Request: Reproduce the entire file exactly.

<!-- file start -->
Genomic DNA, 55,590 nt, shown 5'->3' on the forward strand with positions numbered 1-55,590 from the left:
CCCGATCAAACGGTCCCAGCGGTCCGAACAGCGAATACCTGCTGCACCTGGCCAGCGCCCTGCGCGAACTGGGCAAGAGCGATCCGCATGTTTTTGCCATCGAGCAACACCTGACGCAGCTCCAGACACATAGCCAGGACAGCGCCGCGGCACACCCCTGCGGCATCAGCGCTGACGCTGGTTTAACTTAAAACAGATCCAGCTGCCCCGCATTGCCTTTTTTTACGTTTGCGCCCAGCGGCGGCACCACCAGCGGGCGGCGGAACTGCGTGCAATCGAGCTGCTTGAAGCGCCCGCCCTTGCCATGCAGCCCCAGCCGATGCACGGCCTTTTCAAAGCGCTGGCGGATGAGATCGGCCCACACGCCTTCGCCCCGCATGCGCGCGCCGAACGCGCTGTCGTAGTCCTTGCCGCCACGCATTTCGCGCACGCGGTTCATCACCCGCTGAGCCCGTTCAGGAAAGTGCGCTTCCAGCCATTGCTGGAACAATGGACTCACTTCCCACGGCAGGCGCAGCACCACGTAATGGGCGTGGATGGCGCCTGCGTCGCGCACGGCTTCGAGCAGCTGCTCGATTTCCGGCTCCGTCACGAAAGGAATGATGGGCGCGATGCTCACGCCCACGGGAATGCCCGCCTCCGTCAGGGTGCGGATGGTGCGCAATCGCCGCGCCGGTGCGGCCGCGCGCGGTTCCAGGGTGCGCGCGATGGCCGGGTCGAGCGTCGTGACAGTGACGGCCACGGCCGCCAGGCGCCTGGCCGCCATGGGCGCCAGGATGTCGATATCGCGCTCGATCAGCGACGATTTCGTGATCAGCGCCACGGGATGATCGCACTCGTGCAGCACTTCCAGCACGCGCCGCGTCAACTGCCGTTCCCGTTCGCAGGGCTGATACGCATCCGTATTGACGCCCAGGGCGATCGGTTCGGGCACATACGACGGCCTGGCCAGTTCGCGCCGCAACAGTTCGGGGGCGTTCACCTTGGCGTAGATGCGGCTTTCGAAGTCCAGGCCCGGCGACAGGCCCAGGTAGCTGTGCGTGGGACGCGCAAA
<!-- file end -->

Genomic DNA, 55,590 nt, shown 5'->3' on the forward strand with positions numbered 1-55,590 from the left:
CCCGATCAAACGGTCCCAGCGGTCCGAACAGCGAATACCTGCTGCACCTGGCCAGCGCCCTGCGCGAACTGGGCAAGAGCGATCCGCATGTTTTTGCCATCGAGCAACACCTGACGCAGCTCCAGACACATAGCCAGGACAGCGCCGCGGCACACCCCTGCGGCATCAGCGCTGACGCTGGTTTAACTTAAAACAGATCCAGCTGCCCCGCATTGCCTTTTTTTACGTTTGCGCCCAGCGGCGGCACCACCAGCGGGCGGCGGAACTGCGTGCAATCGAGCTGCTTGAAGCGCCCGCCCTTGCCATGCAGCCCCAGCCGATGCACGGCCTTTTCAAAGCGCTGGCGGATGAGATCGGCCCACACGCCTTCGCCCCGCATGCGCGCGCCGAACGCGCTGTCGTAGTCCTTGCCGCCACGCATTTCGCGCACGCGGTTCATCACCCGCTGAGCCCGTTCAGGAAAGTGCGCTTCCAGCCATTGCTGGAACAATGGACTCACTTCCCACGGCAGGCGCAGCACCACGTAATGGGCGTGGATGGCGCCTGCGTCGCGCACGGCTTCGAGCAGCTGCTCGATTTCCGGCTCCGTCACGAAAGGAATGATGGGCGCGATGCTCACGCCCACGGGAATGCCCGCCTCCGTCAGGGTGCGGATGGTGCGCAATCGCCGCGCCGGTGCGGCCGCGCGCGGTTCCAGGGTGCGCGCGATGGCCGGGTCGAGCGTCGTGACAGTGACGGCCACGGCCGCCAGGCGCCTGGCCGCCATGGGCGCCAGGATGTCGATATCGCGCTCGATCAGCGACGATTTCGTGATCAGCGCCACGGGATGATCGCACTCGTGCAGCACTTCCAGCACGCGCCGCGTCAACTGCCGTTCCCGTTCGCAGGGCTGATACGCATCCGTATTGACGCCCAGGGCGATCGGTTCGGGCACATACGACGGCCTGGCCAGTTCGCGCCGCAACAGTTCGGGGGCGTTCACCTTGGCGTAGATGCGGCTTTCGAAGTCCAGGCCCGGCGACAGGCCCAGGTAGCTGTGCGTGGGACGCGCAAA